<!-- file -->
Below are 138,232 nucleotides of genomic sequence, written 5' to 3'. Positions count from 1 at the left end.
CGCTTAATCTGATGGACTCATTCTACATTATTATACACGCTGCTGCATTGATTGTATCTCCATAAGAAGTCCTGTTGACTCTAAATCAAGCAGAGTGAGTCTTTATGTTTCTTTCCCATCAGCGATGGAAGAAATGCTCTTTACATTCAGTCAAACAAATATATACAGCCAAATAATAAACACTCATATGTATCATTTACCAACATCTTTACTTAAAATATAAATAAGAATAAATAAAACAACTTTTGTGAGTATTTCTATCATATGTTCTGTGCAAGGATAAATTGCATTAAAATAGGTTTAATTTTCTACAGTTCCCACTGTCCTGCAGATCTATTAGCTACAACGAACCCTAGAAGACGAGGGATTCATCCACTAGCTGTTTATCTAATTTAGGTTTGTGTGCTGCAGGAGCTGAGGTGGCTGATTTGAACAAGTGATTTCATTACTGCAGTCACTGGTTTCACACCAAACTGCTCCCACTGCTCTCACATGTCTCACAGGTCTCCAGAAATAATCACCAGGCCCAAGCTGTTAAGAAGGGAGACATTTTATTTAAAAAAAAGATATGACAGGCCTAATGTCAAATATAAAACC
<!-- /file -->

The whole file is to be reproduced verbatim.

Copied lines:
Below are 138,232 nucleotides of genomic sequence, written 5' to 3'. Positions count from 1 at the left end.
CGCTTAATCTGATGGACTCATTCTACATTATTATACACGCTGCTGCATTGATTGTATCTCCATAAGAAGTCCTGTTGACTCTAAATCAAGCAGAGTGAGTCTTTATGTTTCTTTCCCATCAGCGATGGAAGAAATGCTCTTTACATTCAGTCAAACAAATATATACAGCCAAATAATAAACACTCATATGTATCATTTACCAACATCTTTACTTAAAATATAAATAAGAATAAATAAAACAACTTTTGTGAGTATTTCTATCATATGTTCTGTGCAAGGATAAATTGCATTAAAATAGGTTTAATTTTCTACAGTTCCCACTGTCCTGCAGATCTATTAGCTACAACGAACCCTAGAAGACGAGGGATTCATCCACTAGCTGTTTATCTAATTTAGGTTTGTGTGCTGCAGGAGCTGAGGTGGCTGATTTGAACAAGTGATTTCATTACTGCAGTCACTGGTTTCACACCAAACTGCTCCCACTGCTCTCACATGTCTCACAGGTCTCCAGAAATAATCACCAGGCCCAAGCTGTTAAGAAGGGAGACATTTTATTTAAAAAAAAGATATGACAGGCCTAATGTCAAATATAAAACC